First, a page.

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August 31, 2012

Animal Agriculture’s Drain on World Water Week

  • Raising animals for food requires significant water resources.  HSI

This week marked the 22nd annual World Water Week, an international conference where new research, innovative policy and people of diverse backgrounds converge to address global water challenges.  Given the breadth of water-related problems and their very real, devastating impacts now and into the future, this week should also serve as a wake-up call for what each person can do to help conserve water.  People tend to think about shutting off the water while brushing their teeth or taking shorter showers, but eating habits also play a role. Research suggests that meat reduction in one’s diet can have an impact on our water footprint. The organizers of this week’s conference, the Stockholm International Water Institute (SIWI), also just released a report that discusses the importance of dietary choices in light of projected water scarcity and population in 2050.

Animal agriculture and water

According to the Food and Agriculture Organization of the United Nations, animal agriculture is “one of the top two or three most significant contributors to the most serious environmental problems, at every scale from local to global.”  It is a key contributor to climate change, deforestation, water pollution and water use.

A recent peer-reviewed study on animal agriculture’s water footprint[i] found that it makes up 29 percent  of the global agricultural water requirements. Every day, animal agriculture consumes a shocking 6.6 trillion liters of water, 98 percent of which is for animal feed, the study also found. Animal products generally have larger water footprints than non-animal products.  For example, beef production requires more than 50 times as much water per ton as vegetables.  Even in terms of protein, the water footprint is six times bigger for beef, and one and a half times larger for chicken, eggs and milk, than it is for legumes.  Each person could help decrease her water footprint by reducing consumption of animal-based protein.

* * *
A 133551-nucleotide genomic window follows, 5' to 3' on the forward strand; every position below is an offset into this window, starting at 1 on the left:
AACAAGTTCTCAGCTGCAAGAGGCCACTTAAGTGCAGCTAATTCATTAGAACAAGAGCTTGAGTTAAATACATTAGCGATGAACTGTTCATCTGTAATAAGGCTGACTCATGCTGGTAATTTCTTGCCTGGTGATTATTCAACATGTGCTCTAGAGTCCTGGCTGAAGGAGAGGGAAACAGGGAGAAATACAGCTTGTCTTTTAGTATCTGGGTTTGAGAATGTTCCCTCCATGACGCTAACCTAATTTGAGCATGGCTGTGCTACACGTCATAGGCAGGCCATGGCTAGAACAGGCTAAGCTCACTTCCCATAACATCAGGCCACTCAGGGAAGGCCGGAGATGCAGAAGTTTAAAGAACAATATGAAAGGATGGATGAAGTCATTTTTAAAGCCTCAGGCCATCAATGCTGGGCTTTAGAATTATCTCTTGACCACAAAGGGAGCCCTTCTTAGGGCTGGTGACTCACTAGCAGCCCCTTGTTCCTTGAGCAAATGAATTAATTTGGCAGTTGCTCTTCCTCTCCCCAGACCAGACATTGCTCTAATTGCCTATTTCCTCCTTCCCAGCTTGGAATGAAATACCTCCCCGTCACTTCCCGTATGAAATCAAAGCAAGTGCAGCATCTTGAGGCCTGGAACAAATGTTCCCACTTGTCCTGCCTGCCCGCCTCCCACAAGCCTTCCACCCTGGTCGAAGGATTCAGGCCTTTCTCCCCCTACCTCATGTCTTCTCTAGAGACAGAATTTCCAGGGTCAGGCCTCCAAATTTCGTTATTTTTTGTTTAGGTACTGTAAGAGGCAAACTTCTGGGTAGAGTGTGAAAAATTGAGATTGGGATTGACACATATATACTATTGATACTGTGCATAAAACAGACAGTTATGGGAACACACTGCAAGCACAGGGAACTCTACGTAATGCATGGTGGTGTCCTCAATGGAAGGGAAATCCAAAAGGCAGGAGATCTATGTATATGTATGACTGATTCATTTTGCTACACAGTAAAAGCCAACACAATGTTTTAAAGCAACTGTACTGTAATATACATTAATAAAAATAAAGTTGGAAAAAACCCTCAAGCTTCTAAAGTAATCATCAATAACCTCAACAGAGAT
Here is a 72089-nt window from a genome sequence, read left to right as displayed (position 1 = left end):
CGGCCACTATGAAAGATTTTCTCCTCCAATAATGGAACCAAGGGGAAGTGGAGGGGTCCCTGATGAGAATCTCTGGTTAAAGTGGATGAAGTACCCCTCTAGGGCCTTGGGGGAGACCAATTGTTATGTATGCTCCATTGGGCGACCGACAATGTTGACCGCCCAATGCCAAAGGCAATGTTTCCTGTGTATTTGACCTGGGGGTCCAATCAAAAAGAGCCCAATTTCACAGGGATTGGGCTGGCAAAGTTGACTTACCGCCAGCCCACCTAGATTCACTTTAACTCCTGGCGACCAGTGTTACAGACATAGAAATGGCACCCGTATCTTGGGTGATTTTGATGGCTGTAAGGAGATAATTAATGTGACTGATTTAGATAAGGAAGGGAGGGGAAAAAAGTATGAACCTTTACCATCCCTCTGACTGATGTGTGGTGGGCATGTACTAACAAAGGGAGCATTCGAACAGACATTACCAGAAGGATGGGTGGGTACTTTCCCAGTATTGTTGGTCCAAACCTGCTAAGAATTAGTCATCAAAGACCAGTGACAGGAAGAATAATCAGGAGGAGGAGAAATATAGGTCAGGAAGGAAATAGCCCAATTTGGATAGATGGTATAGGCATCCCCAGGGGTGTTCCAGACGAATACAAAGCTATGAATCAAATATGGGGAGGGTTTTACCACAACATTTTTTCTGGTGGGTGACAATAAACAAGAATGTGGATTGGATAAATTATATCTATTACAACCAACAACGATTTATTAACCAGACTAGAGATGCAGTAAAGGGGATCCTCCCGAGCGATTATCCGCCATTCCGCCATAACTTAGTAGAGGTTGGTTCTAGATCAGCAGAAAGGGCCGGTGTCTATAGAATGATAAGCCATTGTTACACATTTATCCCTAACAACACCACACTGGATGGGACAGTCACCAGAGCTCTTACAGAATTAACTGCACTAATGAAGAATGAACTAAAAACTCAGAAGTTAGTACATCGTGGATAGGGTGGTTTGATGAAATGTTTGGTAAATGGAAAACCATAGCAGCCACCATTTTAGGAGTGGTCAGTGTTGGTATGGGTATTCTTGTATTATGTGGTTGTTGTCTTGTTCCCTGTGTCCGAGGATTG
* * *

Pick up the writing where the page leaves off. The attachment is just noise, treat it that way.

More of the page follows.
It’s clear the global human appetite for animal products is growing at unsustainable rates. Farm animal populations have more than tripled over the past 40 years.  Many of these animals are raised in intensive farm animal production systems, or “factory farms,” which are particularly harmful for animal welfare and have been shown to cause serious water pollution problems.

The way forward

While we need all hands on deck to address global water shortages, the good news is that we don’t have to wait for policymakers, more regulations, or for large animal agribusiness to make changes.  Individual choices matter.  In the U.S., an average household shifting from a red meat and dairy to a vegetable-based diet just one day a week reduces greenhouse gas emissions equivalent to driving about one thousand miles less per year.[ii] And adopting a completely vegetarian diet can reduce your food-related water footprint by nearly one-third.[iii]

You can help animals and the environment every time you sit down to eat by joining “Meatless Monday,” a popular international movement that began in the U.S. during World War I and was revived in 2003 with backing from the Johns Hopkins Bloomberg School of Public Health. Its participants cut out meat one day a week for human health and the health of the planet.  A growing number of schools and hospitals in the U.S. are embracing the movement, as are people and institutions around the world.  For example, the city of Ghent, Belgium, encourages going meat-free one day per week, and "Meatless Monday" has spread to Sao Paulo – the largest city in South America.

Animal agriculture is straining the world’s water supply, but we can change that. Check out Humane Society International’s Meat-Free Guide for great ideas to get you started, and share this award-winning video with your friends.

[i] Mekonnen MM and Hoekstra AY. 2012. A global assessment of the water footprint of farm animal products. Ecosystems 15:401-415.

[ii] Weber CL and Matthews HS. 2008. Food-miles and the relative climate impacts of food choices in the United States. Environmental Science & Technology 42(10):3508-3513.

[iii] Mekonnen MM and Hoekstra AY. 2012. A global assessment of the water footprint of farm animal products. Ecosystems 15:401-415.

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